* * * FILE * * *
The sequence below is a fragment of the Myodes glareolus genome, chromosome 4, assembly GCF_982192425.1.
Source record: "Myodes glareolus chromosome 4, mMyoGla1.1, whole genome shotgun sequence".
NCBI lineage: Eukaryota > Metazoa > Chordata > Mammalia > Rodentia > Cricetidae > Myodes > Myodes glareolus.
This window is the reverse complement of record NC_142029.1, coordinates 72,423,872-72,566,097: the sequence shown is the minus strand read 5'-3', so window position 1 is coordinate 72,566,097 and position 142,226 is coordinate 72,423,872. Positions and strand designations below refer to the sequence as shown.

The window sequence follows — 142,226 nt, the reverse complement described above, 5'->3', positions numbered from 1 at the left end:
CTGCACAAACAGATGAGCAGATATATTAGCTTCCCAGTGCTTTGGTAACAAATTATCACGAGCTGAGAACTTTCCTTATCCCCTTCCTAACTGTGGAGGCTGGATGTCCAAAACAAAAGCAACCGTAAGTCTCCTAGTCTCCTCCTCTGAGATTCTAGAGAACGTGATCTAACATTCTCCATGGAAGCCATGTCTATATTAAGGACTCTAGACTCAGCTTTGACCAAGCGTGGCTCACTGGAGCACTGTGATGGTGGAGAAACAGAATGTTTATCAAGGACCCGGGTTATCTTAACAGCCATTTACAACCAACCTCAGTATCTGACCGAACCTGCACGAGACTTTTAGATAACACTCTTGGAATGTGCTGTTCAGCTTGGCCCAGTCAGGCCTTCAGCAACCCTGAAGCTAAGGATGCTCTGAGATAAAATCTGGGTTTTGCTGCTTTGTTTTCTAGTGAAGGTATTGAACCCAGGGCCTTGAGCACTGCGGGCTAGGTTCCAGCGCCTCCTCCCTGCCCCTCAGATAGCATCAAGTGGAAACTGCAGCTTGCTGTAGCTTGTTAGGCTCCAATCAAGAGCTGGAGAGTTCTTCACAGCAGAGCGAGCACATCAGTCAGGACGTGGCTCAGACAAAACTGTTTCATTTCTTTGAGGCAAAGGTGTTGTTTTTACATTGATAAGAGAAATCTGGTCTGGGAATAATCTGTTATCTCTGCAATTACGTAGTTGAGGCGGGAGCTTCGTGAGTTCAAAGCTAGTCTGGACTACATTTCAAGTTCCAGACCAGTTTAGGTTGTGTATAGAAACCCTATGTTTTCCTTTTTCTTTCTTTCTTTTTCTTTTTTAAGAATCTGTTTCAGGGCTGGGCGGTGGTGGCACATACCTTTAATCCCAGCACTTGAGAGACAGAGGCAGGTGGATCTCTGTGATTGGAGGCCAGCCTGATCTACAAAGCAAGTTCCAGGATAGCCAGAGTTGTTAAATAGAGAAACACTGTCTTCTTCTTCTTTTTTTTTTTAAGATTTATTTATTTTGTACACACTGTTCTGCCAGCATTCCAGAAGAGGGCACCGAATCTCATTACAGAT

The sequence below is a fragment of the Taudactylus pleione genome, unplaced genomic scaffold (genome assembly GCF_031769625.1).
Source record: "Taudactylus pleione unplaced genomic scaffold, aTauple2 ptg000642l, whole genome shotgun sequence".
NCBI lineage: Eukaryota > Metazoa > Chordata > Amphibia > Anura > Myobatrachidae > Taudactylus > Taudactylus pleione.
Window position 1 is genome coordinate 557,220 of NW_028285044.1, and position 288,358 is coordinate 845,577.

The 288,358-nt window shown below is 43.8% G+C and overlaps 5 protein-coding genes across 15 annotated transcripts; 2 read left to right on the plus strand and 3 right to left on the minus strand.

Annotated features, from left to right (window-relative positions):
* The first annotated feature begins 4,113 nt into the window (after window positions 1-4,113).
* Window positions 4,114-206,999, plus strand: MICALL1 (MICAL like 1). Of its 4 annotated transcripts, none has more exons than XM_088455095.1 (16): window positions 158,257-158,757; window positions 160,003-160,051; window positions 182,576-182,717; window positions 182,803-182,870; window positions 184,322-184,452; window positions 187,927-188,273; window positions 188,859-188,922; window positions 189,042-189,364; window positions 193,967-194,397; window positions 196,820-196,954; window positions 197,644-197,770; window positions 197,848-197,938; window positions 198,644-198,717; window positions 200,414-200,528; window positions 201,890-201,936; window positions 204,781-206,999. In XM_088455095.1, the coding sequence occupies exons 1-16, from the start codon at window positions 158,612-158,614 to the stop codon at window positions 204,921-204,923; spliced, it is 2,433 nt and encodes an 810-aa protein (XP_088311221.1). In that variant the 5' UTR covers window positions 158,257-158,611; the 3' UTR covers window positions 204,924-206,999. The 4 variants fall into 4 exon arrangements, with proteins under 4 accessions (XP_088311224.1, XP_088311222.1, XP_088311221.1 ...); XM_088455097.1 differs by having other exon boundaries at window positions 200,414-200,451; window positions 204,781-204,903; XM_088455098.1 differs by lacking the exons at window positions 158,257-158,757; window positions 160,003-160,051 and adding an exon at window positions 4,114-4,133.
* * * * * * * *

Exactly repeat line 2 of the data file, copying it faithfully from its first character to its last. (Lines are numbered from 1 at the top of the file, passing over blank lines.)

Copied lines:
Source record: "Myodes glareolus chromosome 4, mMyoGla1.1, whole genome shotgun sequence".